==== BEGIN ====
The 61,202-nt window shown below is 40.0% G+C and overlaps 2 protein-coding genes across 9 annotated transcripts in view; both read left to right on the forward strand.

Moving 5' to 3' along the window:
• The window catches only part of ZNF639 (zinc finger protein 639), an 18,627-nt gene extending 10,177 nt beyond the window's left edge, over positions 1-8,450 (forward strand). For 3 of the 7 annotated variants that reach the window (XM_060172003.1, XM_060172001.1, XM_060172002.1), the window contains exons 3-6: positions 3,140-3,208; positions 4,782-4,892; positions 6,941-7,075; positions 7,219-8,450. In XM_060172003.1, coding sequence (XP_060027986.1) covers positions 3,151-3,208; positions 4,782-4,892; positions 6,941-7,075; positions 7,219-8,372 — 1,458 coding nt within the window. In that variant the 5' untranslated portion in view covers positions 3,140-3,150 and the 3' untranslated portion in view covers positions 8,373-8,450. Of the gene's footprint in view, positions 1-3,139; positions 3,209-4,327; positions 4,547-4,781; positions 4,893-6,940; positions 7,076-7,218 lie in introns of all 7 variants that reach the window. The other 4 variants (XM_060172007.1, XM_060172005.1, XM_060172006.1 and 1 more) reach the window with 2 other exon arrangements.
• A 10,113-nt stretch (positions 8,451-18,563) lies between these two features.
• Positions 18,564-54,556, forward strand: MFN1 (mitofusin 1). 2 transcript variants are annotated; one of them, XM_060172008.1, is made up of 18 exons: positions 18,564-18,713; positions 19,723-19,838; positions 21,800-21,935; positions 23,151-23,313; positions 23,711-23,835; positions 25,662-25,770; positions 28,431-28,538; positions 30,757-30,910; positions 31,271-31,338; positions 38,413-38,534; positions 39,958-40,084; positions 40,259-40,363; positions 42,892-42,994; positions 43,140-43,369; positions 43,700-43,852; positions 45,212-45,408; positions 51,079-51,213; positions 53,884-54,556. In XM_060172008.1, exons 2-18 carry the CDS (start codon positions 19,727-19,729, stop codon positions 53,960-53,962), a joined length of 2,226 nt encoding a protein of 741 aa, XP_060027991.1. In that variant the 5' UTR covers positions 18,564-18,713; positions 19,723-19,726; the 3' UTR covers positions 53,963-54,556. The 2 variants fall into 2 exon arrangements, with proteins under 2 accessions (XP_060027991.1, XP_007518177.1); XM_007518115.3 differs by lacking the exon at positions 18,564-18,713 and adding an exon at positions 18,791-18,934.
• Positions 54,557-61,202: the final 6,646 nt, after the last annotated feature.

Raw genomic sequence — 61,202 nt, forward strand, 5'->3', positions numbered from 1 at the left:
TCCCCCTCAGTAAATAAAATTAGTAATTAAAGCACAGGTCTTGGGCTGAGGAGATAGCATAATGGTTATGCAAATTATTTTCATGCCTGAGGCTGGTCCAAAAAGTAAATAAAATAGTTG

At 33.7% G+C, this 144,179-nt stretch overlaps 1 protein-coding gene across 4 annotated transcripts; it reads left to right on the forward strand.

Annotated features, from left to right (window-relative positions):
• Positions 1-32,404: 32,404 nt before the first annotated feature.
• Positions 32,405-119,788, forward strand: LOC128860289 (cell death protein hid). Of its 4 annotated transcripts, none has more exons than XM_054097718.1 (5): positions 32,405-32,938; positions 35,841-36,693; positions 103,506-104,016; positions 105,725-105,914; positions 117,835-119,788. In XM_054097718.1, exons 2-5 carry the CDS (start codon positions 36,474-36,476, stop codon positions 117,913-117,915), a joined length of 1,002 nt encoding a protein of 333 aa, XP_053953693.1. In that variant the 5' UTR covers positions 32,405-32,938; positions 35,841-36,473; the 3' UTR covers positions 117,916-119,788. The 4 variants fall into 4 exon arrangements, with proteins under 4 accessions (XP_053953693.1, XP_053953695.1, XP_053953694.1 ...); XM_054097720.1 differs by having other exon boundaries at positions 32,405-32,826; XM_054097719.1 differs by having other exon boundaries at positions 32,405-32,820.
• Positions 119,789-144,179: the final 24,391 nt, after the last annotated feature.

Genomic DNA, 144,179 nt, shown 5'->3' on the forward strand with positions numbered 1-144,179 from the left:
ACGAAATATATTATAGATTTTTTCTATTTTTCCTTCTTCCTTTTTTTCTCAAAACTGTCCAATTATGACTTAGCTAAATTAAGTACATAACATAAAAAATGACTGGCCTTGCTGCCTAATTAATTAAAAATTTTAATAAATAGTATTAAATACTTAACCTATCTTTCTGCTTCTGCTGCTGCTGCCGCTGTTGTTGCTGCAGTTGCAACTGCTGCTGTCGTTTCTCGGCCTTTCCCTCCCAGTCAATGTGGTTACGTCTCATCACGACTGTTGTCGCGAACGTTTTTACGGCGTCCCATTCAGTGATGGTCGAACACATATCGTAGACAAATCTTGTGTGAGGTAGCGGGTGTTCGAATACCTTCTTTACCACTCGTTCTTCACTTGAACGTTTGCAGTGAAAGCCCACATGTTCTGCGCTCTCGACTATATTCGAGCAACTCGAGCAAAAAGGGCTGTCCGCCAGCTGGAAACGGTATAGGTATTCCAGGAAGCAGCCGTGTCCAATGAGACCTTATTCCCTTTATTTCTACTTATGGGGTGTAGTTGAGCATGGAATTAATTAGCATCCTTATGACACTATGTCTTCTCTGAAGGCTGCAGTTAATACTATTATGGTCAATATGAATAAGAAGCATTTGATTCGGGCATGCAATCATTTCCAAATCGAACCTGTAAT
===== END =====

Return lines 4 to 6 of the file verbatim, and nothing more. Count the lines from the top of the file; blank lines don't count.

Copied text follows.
• A 10,113-nt stretch (positions 8,451-18,563) lies between these two features.
• Positions 18,564-54,556, forward strand: MFN1 (mitofusin 1). 2 transcript variants are annotated; one of them, XM_060172008.1, is made up of 18 exons: positions 18,564-18,713; positions 19,723-19,838; positions 21,800-21,935; positions 23,151-23,313; positions 23,711-23,835; positions 25,662-25,770; positions 28,431-28,538; positions 30,757-30,910; positions 31,271-31,338; positions 38,413-38,534; positions 39,958-40,084; positions 40,259-40,363; positions 42,892-42,994; positions 43,140-43,369; positions 43,700-43,852; positions 45,212-45,408; positions 51,079-51,213; positions 53,884-54,556. In XM_060172008.1, exons 2-18 carry the CDS (start codon positions 19,727-19,729, stop codon positions 53,960-53,962), a joined length of 2,226 nt encoding a protein of 741 aa, XP_060027991.1. In that variant the 5' UTR covers positions 18,564-18,713; positions 19,723-19,726; the 3' UTR covers positions 53,963-54,556. The 2 variants fall into 2 exon arrangements, with proteins under 2 accessions (XP_060027991.1, XP_007518177.1); XM_007518115.3 differs by lacking the exon at positions 18,564-18,713 and adding an exon at positions 18,791-18,934.
• Positions 54,557-61,202: the final 6,646 nt, after the last annotated feature.